The Senate Human Resources and Education Committee voted unanimously to pass AB334, sponsored by Assemblywoman Debbie Smith, D-Sparks, which tightens several regulations regarding charter schools.While that is a noble sentiment on the part of Sen. Smith, I don't see why it is necessary to have the caps.
State and local school boards don't have the authority to even question the budgets of charter schools, said Smith. While charter schools need independence, state lawmakers have to establish some basic guidelines on what is allowable, she said.
Her bill would establish educational requirements for charter school administrators, and limit their salaries to the salary of the highest-paid administrator in the district, excluding superintendents.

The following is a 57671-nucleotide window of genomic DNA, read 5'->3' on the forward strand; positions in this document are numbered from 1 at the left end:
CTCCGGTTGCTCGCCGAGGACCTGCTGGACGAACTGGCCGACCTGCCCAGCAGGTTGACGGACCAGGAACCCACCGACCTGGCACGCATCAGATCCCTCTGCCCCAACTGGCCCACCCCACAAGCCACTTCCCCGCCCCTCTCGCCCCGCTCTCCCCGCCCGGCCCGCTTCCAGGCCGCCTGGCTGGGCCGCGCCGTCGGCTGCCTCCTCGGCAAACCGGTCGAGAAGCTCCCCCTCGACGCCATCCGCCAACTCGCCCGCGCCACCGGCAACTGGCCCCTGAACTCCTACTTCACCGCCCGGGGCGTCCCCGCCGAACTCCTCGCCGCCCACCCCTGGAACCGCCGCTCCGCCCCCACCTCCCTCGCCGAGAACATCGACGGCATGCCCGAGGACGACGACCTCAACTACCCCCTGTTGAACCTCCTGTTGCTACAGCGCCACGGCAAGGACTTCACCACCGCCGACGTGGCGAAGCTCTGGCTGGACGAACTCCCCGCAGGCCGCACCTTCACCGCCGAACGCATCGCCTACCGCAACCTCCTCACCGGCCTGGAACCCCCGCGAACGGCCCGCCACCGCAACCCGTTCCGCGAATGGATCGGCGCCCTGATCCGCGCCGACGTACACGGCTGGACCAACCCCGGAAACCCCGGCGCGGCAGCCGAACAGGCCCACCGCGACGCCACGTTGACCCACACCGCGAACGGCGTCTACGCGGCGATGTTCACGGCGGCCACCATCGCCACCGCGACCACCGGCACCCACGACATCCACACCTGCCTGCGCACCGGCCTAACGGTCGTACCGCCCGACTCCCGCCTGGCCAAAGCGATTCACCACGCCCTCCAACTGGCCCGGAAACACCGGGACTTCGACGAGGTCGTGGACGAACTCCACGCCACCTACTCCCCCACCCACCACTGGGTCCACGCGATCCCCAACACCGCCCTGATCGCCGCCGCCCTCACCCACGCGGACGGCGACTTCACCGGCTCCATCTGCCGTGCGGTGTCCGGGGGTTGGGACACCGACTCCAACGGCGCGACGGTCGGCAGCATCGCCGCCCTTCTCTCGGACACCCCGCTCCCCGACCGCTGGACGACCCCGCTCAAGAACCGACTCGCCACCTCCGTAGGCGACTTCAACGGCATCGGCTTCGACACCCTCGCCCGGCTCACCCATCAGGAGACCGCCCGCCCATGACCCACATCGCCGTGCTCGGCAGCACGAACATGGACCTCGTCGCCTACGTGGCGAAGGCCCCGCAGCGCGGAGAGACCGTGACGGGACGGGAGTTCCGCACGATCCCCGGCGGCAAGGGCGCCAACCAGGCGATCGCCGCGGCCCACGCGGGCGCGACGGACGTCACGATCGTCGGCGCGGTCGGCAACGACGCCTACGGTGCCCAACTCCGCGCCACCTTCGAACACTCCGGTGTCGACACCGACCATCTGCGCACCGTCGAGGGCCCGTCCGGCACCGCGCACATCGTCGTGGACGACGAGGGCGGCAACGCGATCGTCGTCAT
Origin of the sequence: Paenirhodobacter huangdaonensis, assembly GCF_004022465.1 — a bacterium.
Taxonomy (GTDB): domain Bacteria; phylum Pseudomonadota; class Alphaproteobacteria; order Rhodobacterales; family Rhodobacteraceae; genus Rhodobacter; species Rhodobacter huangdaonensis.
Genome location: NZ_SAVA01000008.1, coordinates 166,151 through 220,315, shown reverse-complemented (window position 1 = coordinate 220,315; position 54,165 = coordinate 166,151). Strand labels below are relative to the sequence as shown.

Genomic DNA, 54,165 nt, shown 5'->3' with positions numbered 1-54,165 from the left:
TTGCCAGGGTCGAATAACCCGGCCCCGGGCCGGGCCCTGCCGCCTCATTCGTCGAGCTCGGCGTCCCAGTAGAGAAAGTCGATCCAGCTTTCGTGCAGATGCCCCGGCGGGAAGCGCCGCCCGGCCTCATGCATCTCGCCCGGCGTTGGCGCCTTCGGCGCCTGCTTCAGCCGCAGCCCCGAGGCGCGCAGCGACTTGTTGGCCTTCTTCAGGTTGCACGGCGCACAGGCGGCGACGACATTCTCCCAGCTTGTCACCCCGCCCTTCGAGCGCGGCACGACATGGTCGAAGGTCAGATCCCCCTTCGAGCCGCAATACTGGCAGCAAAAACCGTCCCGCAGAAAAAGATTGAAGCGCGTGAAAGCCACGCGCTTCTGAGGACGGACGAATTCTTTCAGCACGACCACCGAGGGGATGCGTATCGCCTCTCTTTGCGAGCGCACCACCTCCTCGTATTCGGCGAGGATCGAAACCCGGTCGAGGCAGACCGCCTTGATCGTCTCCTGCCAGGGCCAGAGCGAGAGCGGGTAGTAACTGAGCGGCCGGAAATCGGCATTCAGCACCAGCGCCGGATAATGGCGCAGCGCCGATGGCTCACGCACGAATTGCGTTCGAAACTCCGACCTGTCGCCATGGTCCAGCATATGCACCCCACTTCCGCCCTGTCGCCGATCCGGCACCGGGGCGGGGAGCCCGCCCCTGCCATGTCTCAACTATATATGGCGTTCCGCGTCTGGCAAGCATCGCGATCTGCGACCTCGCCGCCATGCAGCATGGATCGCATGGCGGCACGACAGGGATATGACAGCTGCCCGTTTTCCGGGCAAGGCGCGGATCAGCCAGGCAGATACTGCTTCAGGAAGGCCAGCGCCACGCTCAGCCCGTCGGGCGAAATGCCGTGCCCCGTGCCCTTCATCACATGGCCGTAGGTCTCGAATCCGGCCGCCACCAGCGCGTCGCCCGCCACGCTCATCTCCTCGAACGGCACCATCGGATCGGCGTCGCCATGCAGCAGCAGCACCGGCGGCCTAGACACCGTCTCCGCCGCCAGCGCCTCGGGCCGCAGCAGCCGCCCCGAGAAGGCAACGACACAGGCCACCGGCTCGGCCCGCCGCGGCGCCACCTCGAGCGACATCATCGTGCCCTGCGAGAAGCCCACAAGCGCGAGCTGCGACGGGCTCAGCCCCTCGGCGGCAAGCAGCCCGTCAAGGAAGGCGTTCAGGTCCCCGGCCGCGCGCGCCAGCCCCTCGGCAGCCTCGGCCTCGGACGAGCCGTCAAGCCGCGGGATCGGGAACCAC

Since school boards don't have much power over charter schools, the salary caps are a necessary safeguard, said Smith. As more charter schools pass students on to other institutions, or use online or distance education, the state has to be on guard, she added.
"I don't think there is a lot of abuse," said Smith. "But I don't want charter schools to get a bad name."
But the more troubling aspect is that this could be the first step to exerting control over charters, which by design operate outside the traditional school bureaucracy. If the school board gets budget review, then they will soon seek changes to the charter's budget and then you are essentially regulating the charter and the school loses the independence.
Charter schools are accountable to the people they serve and most charters I have seen operating publish their budget to the students and parents. That is how budgets and salaries don't get out of hand--information in the hands of consumers.